About Thyroid Cancer 

Thyroid cancer refers to cancer that forms in the tissues of the thyroid gland, located at the base of the throat near the trachea.[13] It is more common in women than in men and most are in their 40s or 50s at time of diagnosis.[14]

Thyroid cancer affects more than 52,000 people in Europe each year.[1] The incidence of thyroid cancer has increased significantly in the last decade by 69% and 65% in men and women, respectively. The most common types of thyroid cancer, papillary and follicular (including Hurthle cell), are classified as differentiated thyroid cancer (DTC) and account for approximately 90% of all cases.[15] The remaining cases are classified as either medullary (5-7% of cases) or anaplastic (1-2% of cases).[16]

RAI Refractory-DTC is a rare, difficult-to-treat type of cancer, characterised by aggressive growth and spread. While most DTC patients are curable with surgery and radioactive iodine treatment, the prognosis for those patients who do not respond is poor. [15] There are limited treatment options for this life-threatening and treatment-refractory form of thyroid cancer.[16]

About Eisai Co., Ltd. 

Eisai Co., Ltd. is a leading global research and development-based pharmaceutical company headquartered in Japan. We define our corporate mission as "giving first thought to patients and their families and to increasing the benefits health care provides," which we call our human health care (hhc) philosophy. With over 10,000 employees working across our global network of R&D facilities, manufacturing sites and marketing subsidiaries, we strive to realise our hhc philosophy by delivering innovative products in multiple therapeutic areas with high unmet medical needs, including Oncology and Neurology. 

As a global pharmaceutical company, our mission extends to patients around the world through our investment and participation in partnership-based initiatives to improve access to medicines in developing and emerging countries.

For more information about Eisai Co., Ltd., please visit http://www.eisai.com.  


1 EUCAN 2015. http://eu-cancer.iarc.fr/EUCAN/Cancer.aspx?Cancer=35 Accessed: June 2015

2 Kilfoy BA et al. Cancer Causes Control. 2009 Jul; 20(5):525-31

3 Butterfly Thyroid Cancer Trust. About Thyroid Cancer. Available at: http://www.butterfly.org.uk/about.htm  Accessed: June 2015

4 NCCN Flash Update, page 10. Available at: https://www.sumocancer.org/wp-content/uploads/2015/07/Q2-NCCN-Flash-Update-Report-7.8.2015.pdf  Accessed: September 2015

5 Schlumberger M et al. Lenvatinib versus placebo in radioiodine refractory differentiated thyroid cancer. NEJM 2015; 372: 621-630. Available at http://www.nejm.org/doi/full/10.1056/NEJMoa1406470  Accessed: June 2015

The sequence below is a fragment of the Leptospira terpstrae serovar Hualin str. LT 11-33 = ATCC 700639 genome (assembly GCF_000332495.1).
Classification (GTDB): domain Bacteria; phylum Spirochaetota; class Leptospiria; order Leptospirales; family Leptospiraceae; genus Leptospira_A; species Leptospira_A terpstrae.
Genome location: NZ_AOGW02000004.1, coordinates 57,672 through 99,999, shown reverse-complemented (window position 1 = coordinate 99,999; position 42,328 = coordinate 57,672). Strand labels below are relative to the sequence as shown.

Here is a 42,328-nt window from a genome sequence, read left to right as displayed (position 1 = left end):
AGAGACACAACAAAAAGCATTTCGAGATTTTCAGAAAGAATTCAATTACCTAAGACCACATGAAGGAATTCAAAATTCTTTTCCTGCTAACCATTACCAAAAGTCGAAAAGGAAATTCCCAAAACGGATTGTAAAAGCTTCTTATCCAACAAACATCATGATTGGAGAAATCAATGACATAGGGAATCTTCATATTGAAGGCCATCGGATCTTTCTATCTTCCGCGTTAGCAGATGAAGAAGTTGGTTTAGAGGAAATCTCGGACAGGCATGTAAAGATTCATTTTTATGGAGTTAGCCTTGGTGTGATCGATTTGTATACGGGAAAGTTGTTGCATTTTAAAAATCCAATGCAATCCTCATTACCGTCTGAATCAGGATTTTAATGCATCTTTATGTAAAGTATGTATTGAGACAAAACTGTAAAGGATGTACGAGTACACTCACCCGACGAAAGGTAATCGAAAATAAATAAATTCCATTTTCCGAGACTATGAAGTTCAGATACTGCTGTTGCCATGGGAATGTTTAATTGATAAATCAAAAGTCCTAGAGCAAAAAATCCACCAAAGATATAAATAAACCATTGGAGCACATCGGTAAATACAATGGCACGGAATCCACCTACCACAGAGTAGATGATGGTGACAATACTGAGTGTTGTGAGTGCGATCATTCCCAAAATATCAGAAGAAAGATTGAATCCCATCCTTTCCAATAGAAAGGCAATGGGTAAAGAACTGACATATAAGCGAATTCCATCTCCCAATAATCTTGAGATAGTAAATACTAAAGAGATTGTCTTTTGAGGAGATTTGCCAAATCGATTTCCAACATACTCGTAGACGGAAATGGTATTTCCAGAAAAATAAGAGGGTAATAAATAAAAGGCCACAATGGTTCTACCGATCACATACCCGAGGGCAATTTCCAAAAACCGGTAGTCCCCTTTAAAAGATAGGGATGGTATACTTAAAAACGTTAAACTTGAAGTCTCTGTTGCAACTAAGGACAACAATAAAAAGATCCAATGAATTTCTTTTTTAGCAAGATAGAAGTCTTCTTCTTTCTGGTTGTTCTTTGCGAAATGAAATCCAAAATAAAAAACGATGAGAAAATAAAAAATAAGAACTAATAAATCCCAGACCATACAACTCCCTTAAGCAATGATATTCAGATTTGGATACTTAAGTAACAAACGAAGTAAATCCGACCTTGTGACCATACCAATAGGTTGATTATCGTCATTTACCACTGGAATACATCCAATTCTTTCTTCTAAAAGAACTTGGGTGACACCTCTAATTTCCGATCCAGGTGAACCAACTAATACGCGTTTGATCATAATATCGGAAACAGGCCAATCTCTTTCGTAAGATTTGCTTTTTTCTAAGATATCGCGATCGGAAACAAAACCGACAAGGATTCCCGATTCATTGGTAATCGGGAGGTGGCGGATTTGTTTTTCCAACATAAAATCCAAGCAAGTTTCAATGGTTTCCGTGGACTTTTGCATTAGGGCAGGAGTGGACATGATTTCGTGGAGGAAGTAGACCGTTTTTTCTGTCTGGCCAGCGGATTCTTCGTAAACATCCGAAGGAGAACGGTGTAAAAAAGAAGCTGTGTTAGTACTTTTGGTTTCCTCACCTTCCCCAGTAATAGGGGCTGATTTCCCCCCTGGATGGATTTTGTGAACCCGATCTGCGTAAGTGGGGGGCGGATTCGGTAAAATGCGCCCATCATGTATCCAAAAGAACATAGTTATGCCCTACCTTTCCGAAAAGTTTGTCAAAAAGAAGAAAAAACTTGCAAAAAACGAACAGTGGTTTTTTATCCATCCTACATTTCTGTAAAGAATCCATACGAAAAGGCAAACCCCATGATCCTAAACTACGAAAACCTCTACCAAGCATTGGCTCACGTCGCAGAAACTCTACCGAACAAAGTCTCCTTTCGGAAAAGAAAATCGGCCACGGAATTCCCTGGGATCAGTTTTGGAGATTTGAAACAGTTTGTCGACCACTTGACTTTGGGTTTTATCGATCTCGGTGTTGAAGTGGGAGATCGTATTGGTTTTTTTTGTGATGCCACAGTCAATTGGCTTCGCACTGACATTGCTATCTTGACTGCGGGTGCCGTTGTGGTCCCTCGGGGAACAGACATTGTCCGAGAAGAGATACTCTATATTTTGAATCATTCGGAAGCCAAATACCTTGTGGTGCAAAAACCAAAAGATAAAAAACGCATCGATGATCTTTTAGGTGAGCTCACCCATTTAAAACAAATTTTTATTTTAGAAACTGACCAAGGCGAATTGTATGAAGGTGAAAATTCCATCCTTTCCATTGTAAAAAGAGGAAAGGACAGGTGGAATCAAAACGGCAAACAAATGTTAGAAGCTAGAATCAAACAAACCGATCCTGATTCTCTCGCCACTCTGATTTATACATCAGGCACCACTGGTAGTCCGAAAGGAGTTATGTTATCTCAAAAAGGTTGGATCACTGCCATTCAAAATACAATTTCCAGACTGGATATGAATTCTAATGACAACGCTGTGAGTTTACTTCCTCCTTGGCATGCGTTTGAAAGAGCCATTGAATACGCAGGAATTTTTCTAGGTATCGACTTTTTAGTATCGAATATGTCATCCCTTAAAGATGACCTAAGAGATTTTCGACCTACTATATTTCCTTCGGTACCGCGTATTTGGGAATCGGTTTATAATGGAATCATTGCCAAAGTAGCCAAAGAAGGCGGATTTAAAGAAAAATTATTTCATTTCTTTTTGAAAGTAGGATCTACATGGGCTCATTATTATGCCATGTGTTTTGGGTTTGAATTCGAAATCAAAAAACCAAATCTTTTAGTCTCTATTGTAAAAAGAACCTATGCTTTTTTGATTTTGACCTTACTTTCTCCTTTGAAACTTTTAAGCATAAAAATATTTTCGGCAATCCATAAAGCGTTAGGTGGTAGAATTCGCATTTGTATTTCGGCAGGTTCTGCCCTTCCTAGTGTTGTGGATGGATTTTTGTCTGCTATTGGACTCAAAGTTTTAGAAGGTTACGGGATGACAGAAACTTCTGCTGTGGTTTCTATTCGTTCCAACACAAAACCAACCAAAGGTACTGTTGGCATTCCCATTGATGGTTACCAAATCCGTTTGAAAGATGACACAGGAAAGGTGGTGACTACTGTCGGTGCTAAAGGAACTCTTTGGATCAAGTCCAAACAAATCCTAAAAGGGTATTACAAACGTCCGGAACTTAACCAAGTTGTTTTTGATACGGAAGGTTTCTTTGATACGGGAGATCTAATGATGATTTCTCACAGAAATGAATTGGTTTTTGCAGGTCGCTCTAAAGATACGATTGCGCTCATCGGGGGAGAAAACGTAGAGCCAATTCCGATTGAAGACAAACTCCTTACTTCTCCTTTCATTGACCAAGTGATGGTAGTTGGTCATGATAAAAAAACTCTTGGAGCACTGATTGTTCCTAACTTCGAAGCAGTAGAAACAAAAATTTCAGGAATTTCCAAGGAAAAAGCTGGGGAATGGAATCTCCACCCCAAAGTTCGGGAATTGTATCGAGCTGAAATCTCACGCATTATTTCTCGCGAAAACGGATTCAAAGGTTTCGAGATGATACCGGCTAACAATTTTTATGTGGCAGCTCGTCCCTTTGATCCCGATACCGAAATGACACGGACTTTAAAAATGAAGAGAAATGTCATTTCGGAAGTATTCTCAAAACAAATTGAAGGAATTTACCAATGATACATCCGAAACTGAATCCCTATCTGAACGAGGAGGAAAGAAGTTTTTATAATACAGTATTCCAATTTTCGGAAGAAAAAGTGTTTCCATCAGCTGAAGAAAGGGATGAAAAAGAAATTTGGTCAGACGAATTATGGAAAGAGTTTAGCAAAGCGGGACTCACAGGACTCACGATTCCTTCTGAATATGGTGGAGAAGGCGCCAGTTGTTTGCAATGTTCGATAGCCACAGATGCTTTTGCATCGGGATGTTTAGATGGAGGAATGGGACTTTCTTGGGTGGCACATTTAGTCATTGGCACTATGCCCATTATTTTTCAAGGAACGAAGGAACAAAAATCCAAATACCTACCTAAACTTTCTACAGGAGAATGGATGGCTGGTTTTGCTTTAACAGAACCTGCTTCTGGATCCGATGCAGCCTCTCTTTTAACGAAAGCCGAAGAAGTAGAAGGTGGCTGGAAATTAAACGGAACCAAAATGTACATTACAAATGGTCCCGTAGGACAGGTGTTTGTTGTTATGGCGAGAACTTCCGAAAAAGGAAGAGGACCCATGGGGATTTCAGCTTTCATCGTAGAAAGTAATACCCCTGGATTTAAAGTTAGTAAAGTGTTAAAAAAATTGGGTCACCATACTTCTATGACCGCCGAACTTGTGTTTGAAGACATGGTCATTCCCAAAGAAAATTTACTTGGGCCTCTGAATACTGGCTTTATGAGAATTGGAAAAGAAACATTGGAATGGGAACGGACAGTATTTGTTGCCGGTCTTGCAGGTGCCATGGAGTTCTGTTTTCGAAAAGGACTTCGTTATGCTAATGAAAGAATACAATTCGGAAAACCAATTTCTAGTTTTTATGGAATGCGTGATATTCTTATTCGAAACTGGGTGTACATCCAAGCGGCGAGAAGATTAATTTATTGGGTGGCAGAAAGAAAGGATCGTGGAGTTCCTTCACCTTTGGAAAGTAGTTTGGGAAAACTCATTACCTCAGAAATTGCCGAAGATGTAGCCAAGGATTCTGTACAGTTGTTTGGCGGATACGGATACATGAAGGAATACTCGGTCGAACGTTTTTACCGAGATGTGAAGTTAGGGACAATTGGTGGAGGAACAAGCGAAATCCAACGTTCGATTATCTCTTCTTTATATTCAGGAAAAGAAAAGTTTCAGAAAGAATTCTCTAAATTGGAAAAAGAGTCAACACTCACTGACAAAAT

6 Matsui J, et al. Clin Cancer Res 2008; 14:5459-65

7 Matsui J, et al. Int J Cancer 2008; 122:664-671

8 Okamoto K, et al. Distinct Binding Mode of Multikinase Inhibitor Lenvatinib Revealed by Biochemical Characterization. ACS Med. Chem. Lett 2015; 6:89-94

9 Newbold K et al. Phase 3 study of (E7080) Lenvatinib in Differentiated Cancer of the Thyroid (SELECT): Results and subgroup analysis of patients from Europe. Presented as a digital poster at ETA 2014.  

10 Wirth L et al. 2015; Open-Label Extension Phase Outcomes of the Phase 3 Select Trial of Lenvatinib in Patients with 131I-Refractory Differentiated Thyroid Cancer. Endocrine Reviews; 36;2: Abstract 0R44-6. Available at: http://press.endocrine.org/doi/abs/10.1210/endo-meetings.2015.THPTA.6.OR44-6  Accessed: September 2015

11 Schlumberger M et al. Relationship Between Thyroid-Stimulating Hormone Levels and Outcomes from the Randomized, Double-Blind, Phase 3 Study of (E7080) Lenvatinib in Differentiated Cancer of the Thyroid (SELECT).Available at: https://endo.confex.com/endo/2015endo/webprogram/Paper20459.html  Accessed: September 2015

12 National Cancer Institute at the National Institute of Health. Available at: http://www.cancer.gov/cancertopics/pdq/treatment/thyroid/Patient/page1/AllPages#1  Accessed: September 2015

13 Brito J et al. BMJ 2013; 347

14 Cabanillas ME., Dadu R. Optimizing therapy for radioactive iodine-refractory differentiated thyroid cancer : Current state of the art and future directions. Minerva Endocrinol. 2012 Dec; 37(4):335-356.

15 Thyroid Cancer Basics. 2011. Available at: http://www.thyca.org  Accessed: June 2015

16 Pacini F et al. ESMO Guidelines Working Group. Ann Oncol. 2012;23 (suppl 7) :vii110-vii119.

Date of preparation: October 2015 
Job code: Lenvima-UK0049 



CONTACT: Media Enquiries: Eisai: Cressida Robson / Ben Speller,+44(0)7908-314-155 / +44(0)7908-409416, Cressida_Robson@eisai.net /Ben_Speller@eisai.net. Tonic Life Communications: Alex Davies / DeepaPatel, +44-(0)7720-496-472 / +44-(0)7725-440-867, Alex.davies@toniclc.com /Deepa.Patel@toniclc.com